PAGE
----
Asthma is a chronic inflammatory disorder of the airways that is characterised by recurring attacks of breathlessness and wheezing.
According to (Australian Institute of Health and Welfare 2012; Fraser, Waters, Forster & Brown 2017, pp. 11) it is estimated that about 10% of children aged 0-14 in Australia have been reported to have long-term asthma condition. Over the last decades, there has been an increase in prevalence of asthma both locally and worldwide.
An understanding of asthma risk factors is critical in developing effective control measures for management of asthma.Key Issues/Concerns The increase in rates of asthma has highlighted the need for an increased focus and understanding on the risk factors associated with the illness. The early focus on asthma risk factors has been on indoor environmental factors and outdoor exposures.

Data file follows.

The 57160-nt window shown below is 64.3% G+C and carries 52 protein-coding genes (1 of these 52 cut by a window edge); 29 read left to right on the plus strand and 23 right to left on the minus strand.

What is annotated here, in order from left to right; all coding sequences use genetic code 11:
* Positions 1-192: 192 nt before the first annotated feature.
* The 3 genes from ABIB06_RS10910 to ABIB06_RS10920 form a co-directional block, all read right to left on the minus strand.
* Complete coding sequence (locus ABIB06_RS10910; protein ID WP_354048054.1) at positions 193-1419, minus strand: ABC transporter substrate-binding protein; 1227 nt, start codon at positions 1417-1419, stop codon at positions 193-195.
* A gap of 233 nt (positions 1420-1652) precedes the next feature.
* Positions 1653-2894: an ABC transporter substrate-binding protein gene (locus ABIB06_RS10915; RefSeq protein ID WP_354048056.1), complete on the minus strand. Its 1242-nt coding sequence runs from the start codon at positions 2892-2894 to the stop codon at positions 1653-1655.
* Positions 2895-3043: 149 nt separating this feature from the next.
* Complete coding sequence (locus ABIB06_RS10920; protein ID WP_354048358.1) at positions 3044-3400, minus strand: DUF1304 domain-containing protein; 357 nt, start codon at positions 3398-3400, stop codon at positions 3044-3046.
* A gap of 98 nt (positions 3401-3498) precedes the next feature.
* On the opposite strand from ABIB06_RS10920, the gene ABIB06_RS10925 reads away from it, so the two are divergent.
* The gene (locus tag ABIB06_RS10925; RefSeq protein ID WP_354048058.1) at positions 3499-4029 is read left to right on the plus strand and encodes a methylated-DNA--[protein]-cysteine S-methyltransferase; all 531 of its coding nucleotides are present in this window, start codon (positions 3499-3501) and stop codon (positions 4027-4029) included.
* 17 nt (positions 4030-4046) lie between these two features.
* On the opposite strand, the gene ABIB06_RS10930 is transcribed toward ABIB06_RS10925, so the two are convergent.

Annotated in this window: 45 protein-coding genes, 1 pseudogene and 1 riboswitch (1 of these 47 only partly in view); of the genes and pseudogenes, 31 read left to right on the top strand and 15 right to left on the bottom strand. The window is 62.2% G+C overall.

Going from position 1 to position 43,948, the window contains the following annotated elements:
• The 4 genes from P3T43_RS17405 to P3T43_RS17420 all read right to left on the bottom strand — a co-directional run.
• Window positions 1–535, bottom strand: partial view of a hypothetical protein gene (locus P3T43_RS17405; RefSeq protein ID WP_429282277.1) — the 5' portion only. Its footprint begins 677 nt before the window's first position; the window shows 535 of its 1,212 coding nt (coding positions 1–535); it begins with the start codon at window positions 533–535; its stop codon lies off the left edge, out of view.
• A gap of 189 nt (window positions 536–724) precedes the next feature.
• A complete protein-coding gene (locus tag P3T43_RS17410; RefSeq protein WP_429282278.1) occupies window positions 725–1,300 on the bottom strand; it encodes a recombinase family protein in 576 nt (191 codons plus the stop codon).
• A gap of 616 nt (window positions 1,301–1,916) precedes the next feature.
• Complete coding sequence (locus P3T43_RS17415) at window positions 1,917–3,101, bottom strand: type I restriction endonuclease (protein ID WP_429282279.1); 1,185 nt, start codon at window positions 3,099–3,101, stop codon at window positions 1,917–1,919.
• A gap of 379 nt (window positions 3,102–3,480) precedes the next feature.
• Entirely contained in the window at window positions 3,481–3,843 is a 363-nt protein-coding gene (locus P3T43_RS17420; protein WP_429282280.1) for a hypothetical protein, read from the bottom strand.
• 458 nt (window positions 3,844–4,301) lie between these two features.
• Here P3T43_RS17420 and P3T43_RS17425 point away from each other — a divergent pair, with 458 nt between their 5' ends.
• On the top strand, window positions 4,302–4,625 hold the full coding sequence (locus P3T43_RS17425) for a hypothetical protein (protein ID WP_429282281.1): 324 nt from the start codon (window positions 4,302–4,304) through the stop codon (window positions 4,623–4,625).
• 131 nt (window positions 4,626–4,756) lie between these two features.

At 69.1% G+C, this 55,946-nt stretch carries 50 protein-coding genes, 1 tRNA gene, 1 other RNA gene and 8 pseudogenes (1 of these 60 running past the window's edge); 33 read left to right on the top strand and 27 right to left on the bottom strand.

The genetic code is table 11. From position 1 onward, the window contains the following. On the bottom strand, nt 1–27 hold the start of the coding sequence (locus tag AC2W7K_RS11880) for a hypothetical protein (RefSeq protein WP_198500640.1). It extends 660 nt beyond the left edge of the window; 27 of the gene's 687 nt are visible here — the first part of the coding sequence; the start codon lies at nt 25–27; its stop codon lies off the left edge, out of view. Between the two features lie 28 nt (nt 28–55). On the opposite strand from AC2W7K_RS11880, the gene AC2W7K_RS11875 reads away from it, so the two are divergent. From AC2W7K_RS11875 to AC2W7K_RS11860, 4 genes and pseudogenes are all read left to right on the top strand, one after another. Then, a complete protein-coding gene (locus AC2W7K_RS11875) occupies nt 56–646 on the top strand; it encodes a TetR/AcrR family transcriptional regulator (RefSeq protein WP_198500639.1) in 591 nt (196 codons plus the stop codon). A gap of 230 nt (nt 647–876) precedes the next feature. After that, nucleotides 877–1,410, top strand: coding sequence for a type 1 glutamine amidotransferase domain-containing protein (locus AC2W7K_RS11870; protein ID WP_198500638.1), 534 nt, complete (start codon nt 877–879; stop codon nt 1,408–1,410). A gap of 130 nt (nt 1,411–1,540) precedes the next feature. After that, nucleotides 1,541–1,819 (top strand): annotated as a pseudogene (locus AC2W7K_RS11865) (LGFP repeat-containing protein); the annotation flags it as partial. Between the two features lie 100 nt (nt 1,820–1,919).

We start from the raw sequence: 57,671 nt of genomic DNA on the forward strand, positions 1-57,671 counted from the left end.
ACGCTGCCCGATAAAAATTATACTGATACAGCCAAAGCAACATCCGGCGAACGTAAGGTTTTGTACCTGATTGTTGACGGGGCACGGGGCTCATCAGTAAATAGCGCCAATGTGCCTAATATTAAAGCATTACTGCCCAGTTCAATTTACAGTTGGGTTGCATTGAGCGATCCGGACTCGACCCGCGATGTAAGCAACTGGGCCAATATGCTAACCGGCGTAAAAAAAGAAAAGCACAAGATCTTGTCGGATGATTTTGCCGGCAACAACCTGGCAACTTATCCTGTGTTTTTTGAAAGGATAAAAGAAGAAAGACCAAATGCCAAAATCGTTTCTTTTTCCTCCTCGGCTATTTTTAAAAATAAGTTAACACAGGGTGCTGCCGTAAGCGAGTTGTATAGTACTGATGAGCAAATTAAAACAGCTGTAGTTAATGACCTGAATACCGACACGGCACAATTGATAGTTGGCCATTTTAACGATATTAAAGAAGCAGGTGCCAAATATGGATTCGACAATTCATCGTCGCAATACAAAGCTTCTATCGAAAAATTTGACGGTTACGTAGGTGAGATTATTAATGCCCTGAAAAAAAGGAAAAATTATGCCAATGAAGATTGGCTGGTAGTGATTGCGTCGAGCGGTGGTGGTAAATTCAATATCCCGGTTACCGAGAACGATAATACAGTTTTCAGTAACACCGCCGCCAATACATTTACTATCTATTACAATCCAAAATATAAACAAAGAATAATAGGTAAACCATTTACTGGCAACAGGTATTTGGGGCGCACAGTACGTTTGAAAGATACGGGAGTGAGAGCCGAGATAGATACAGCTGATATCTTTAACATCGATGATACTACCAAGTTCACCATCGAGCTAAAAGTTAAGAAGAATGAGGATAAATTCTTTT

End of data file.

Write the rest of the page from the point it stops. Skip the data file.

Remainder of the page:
The exposures to indoor allergens, moulds, volatile organic compounds, dampness and exposure to environmental tobacco smoke can lead to the development of asthma (Sears 2014). Moreover outdoor air pollution such as traffic and power generation, are some of the major causes of exacerbations of childhood asthma. Outdoor air pollutions accounted for almost 14% of cases of childhood asthma in the European countries.